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Thread: Cotton mill/Tannery, Portlaw, Country Waterford, Ireland 2020

  1. #1
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    Default Cotton mill/Tannery, Portlaw, Country Waterford, Ireland 2020


    1. The History
    The story starts with Joseph Malcolmson (d. 1774), one of two sons of a Scottish Presbyterian linen weaver. He had no fewer than eleven children with his Quaker wife, Rachel. One of their sons, David, went on to be extremely successful and a career that saw him founding the family fortune via the corn, and later, cotton trade. David settled nearby in Clonmel, County Tipperary where, from 1793 onwards, he became involved in the corn milling industry. In 1825 he took out a 999-year lease on Mayfield house, along with a 16-acre plot of land adjacent to the house, from a local landlord. The small, fire-damaged cotton mill that stood on the land was demolished and redeveloped into a vast, 40 feet wide and 240 feet long six-storey cotton mill, along with a canal to utilise the power of the adjacent River Clodiagh. It was the largest single span building in the world at the time. An adjacent weaving factory incorporated a half-glass roof to allow for a proliferation of light under which the weavers could work. The new mill required many more workers (at full production 2000 people worked in the factory) and this demand for labour saw the village of Portlaw expand from around 400 residents circa 1825 to over 3,500 by 1841. The new town was carefully designed in the rays of the sun so one policeman could stand in the square and observe the whole settlement. Many English mill hands came looking for work and a whole new part of town known as “Little London” sprang up to house them. For a while this corner of County Waterford prospered while the wider country struggled with the mid-19c famine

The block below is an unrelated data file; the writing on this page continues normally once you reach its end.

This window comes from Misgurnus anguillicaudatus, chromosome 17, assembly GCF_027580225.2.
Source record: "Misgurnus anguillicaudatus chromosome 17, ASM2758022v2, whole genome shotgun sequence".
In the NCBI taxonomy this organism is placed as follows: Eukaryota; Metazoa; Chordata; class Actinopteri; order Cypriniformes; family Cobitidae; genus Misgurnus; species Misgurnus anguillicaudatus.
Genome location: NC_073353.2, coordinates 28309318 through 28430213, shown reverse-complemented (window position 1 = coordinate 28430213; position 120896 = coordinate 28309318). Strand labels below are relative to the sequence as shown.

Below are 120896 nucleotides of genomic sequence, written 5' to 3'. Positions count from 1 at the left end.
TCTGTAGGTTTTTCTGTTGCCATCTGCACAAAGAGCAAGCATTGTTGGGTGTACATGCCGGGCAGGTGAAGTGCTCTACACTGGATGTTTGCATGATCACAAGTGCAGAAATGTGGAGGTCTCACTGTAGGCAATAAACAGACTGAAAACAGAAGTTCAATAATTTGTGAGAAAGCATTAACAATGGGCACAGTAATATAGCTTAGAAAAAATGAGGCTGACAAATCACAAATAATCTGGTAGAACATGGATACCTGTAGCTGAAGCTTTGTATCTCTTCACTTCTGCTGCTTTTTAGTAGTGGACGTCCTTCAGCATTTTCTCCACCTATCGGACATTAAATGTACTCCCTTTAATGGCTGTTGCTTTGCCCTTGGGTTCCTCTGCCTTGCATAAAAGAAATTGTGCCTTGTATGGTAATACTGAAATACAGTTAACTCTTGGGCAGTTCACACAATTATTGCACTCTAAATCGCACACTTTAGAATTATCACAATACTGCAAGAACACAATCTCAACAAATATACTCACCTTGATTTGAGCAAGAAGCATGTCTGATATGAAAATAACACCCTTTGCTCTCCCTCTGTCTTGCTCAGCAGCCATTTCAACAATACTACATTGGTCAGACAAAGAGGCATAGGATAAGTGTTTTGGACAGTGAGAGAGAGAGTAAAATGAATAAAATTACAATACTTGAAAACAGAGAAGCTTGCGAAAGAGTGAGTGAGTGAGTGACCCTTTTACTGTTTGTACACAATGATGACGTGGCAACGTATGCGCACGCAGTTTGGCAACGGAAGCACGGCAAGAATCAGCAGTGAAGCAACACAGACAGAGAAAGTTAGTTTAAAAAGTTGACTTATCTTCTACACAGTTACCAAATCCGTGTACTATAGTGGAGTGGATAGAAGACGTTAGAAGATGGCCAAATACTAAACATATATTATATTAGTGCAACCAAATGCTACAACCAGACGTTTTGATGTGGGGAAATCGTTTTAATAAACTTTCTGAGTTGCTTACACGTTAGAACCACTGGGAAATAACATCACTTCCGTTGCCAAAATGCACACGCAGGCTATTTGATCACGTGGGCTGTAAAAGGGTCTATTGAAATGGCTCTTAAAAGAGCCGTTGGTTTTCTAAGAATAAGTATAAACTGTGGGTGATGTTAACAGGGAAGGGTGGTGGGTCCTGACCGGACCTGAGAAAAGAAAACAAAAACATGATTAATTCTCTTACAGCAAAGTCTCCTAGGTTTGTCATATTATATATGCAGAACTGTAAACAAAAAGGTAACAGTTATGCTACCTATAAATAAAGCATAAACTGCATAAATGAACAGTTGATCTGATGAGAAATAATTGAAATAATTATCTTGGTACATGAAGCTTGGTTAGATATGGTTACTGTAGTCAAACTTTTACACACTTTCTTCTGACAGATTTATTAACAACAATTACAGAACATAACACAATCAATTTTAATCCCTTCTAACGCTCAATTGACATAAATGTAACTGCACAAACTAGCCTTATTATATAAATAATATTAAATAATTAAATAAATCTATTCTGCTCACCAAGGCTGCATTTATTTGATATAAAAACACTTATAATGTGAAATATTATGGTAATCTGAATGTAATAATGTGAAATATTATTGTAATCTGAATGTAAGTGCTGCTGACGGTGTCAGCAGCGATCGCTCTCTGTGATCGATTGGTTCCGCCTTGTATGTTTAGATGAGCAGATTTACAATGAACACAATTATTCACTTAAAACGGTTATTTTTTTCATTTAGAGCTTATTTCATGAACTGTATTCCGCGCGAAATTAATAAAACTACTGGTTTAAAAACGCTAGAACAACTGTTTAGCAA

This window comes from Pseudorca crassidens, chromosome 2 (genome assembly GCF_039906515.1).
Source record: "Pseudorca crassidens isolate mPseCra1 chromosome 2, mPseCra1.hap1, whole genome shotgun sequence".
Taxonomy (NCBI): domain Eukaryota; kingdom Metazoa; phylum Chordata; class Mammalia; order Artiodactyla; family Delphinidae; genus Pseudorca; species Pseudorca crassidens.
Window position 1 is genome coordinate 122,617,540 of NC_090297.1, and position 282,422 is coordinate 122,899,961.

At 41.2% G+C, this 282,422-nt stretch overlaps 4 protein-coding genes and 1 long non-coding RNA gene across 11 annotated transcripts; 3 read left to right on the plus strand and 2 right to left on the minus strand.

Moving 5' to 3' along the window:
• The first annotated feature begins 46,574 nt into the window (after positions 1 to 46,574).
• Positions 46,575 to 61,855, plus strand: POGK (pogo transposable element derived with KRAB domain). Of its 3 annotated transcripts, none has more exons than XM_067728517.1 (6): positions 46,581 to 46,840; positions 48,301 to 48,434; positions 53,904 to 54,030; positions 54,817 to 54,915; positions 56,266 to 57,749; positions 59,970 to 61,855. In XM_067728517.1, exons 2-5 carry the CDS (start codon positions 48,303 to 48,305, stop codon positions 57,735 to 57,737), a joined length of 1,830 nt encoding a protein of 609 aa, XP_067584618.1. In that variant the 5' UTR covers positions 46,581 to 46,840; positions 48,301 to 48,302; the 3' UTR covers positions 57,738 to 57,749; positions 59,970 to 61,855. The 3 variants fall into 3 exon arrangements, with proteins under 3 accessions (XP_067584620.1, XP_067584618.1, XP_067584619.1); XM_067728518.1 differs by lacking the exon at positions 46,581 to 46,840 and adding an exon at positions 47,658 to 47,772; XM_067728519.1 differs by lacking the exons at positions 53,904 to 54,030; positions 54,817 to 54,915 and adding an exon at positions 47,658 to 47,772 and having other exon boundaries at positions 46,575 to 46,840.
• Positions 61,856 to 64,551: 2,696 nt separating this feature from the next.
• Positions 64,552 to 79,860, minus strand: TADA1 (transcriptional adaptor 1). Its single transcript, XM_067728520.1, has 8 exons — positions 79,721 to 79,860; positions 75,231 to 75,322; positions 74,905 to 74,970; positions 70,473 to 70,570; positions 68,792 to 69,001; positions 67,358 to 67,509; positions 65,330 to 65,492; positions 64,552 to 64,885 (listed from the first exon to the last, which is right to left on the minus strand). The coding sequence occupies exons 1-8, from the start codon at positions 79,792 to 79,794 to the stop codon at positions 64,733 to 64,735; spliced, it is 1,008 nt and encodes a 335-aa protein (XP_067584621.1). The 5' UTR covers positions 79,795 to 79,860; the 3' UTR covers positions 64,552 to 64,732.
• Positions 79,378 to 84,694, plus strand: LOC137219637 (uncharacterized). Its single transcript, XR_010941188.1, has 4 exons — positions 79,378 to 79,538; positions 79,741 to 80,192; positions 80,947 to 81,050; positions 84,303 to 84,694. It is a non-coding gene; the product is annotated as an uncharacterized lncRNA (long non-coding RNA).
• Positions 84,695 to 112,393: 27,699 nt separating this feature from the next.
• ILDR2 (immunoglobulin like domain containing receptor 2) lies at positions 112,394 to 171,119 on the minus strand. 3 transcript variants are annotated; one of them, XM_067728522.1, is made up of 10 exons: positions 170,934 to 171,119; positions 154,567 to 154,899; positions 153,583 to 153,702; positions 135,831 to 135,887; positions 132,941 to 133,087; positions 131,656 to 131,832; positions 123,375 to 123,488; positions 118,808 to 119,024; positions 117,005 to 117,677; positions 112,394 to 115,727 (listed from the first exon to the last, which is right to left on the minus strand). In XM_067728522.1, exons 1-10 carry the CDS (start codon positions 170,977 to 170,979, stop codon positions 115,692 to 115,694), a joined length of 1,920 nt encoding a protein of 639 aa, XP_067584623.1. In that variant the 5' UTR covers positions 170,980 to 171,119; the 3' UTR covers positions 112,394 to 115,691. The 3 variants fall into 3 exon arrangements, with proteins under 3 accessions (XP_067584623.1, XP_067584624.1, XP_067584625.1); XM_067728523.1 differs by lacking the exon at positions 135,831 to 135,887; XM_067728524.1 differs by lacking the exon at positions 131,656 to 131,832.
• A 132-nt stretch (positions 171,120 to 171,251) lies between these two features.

Unfortunately, a series of outside influences dealt powerful and ultimately fatal blows to the operation. Heavily reliant on imported cotton, the American Civil War in 1861 caused the cotton supply to dwindle, while post war tariff rises imposed on the Irish saw the demise of the Malcolmson empire. An overspend on building grand houses, including the nearby Mayfield House in 1849, led to Malcolmsons being declared bankrupt with huge debts. Many of the workers headed to Lancashire to join the booming spinning industry in England. By 1881 the population of Portlaw had halved. In the 1870s the factory was adapted for spinning and the formation of the Portlaw Spinning Company. This turned out to be only a brief reprieve. In 1897, the McKinley tariffs raised the import duty on cotton from 35% to 55%, the end was in sight. By 1904 the whole operation had ceased.

    The cotton mill circa 1900:

    portlaw-cotton-mill-1 by HughieDW, on Flickr

    And in later times:

    Factory_Portlaw by HughieDW, on Flickr

    Then, 28 years later, in 1932, the site was taken over by Irish Leathers Group and work began to convert the derelict cotton mill into a tannery. The town began to prosper again. Tanning is well known for being an intolerable industry due to the insufferable smell of hides during the tanning process. A lime yard and tan yard were built, along with various extensions, culminating in 1945 with the large concrete framed four-storey factory, its 260-foot frontage running the length of the original cotton mill that remained behind it. The tannery used the Clodiagh’s water, this time for treating the hides. At full capacity it was turning out 4,000 hides a week, turning them into sole leather. At one stage, the Portlaw Tannery was the largest in Europe, employing 600 people. A further body-blow was dealt to the factory with the introduction of synthetic leather sole shoes in the 1950s, which saw the industry fall into a long and slow decline. By-products of the tanning industry were developed to keep the business afloat and various rescue attempts were made until massive redundancies were announced in 1983 and the operation was wound up, finally closing in 1985. The factory, along with Mayfield House, which was used as offices for the company, both then fell into dereliction.